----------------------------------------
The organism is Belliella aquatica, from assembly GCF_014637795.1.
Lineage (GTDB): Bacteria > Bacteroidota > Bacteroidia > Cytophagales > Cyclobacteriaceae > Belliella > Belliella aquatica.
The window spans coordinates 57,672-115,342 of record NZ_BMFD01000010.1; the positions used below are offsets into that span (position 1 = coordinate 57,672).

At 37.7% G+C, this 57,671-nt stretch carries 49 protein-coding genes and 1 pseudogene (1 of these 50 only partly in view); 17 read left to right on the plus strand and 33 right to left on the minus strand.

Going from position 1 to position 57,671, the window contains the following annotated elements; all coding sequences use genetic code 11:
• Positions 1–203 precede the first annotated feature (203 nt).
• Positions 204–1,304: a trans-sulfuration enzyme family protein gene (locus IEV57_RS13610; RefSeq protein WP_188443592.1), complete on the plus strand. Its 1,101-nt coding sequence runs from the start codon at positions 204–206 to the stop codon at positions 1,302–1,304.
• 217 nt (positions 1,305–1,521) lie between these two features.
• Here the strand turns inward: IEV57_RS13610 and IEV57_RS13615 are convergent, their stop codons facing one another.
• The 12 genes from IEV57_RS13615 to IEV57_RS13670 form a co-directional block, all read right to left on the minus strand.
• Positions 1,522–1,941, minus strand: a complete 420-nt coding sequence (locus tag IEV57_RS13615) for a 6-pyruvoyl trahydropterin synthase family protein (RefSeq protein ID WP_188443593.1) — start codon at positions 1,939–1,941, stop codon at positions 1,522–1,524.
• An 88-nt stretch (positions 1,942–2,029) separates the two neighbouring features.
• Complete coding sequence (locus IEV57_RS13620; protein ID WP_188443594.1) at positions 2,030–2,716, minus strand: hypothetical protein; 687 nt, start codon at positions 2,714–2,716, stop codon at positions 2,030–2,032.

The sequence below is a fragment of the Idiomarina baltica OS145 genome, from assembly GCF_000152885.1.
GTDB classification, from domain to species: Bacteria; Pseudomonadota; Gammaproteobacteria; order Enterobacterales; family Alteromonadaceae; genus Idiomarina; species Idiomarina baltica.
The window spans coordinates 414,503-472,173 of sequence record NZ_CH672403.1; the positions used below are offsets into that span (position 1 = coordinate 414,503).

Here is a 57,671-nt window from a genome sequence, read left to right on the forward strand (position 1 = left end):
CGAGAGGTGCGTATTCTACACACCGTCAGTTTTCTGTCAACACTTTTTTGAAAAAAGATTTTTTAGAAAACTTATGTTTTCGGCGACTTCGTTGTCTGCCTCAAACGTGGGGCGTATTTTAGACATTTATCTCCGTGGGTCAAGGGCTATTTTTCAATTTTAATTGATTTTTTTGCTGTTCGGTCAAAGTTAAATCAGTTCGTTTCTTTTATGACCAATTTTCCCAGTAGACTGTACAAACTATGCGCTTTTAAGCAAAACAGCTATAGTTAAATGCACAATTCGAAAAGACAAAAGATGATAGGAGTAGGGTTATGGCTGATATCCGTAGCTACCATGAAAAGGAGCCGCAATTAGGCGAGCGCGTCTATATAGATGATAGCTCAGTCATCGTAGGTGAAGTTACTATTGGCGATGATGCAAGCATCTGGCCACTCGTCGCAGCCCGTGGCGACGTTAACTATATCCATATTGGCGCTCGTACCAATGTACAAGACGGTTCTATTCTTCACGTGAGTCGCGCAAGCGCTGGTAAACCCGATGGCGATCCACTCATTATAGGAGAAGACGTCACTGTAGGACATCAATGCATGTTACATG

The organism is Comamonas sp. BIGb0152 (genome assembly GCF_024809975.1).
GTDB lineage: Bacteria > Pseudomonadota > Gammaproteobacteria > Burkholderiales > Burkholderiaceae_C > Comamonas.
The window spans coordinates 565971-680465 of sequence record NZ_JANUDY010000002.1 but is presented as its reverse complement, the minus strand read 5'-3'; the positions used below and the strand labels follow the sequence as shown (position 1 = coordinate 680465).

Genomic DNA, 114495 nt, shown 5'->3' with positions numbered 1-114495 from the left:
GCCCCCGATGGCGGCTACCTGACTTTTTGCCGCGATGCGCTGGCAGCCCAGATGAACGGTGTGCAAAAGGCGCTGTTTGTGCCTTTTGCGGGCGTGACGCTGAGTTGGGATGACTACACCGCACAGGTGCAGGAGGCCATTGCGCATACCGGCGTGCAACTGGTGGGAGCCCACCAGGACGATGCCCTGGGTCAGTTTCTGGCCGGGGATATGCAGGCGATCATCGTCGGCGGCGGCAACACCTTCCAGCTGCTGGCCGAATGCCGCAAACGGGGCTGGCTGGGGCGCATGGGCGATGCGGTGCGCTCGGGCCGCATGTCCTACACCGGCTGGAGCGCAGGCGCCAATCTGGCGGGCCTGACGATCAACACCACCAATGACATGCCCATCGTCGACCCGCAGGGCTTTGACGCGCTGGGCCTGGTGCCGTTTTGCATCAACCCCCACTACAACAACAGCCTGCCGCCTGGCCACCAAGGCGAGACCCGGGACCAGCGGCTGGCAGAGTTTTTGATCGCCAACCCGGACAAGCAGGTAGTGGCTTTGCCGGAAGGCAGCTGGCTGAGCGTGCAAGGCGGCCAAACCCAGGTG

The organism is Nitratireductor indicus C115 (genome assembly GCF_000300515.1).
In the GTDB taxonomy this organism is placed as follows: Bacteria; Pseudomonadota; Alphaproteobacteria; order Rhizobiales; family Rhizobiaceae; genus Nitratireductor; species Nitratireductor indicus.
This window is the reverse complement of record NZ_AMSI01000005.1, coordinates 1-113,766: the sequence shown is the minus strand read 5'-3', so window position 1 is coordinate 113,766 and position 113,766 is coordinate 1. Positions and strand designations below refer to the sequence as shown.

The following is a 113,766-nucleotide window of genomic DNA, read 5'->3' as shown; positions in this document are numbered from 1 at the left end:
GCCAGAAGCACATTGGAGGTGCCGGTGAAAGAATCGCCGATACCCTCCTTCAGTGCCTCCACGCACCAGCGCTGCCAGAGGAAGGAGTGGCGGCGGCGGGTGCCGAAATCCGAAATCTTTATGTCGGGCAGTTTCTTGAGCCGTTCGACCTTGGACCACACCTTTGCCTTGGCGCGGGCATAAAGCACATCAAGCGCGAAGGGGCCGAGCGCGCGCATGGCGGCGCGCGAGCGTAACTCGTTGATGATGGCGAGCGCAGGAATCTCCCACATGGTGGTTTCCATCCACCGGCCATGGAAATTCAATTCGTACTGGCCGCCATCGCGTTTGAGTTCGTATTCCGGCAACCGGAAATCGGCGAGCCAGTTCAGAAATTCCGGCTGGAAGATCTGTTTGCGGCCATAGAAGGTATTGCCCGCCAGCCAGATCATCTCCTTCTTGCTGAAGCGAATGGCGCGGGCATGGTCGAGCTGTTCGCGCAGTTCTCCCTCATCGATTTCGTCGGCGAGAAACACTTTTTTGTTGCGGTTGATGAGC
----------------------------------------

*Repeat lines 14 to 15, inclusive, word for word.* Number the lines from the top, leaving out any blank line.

The sequence below is a fragment of the Idiomarina baltica OS145 genome, from assembly GCF_000152885.1.
GTDB classification, from domain to species: Bacteria; Pseudomonadota; Gammaproteobacteria; order Enterobacterales; family Alteromonadaceae; genus Idiomarina; species Idiomarina baltica.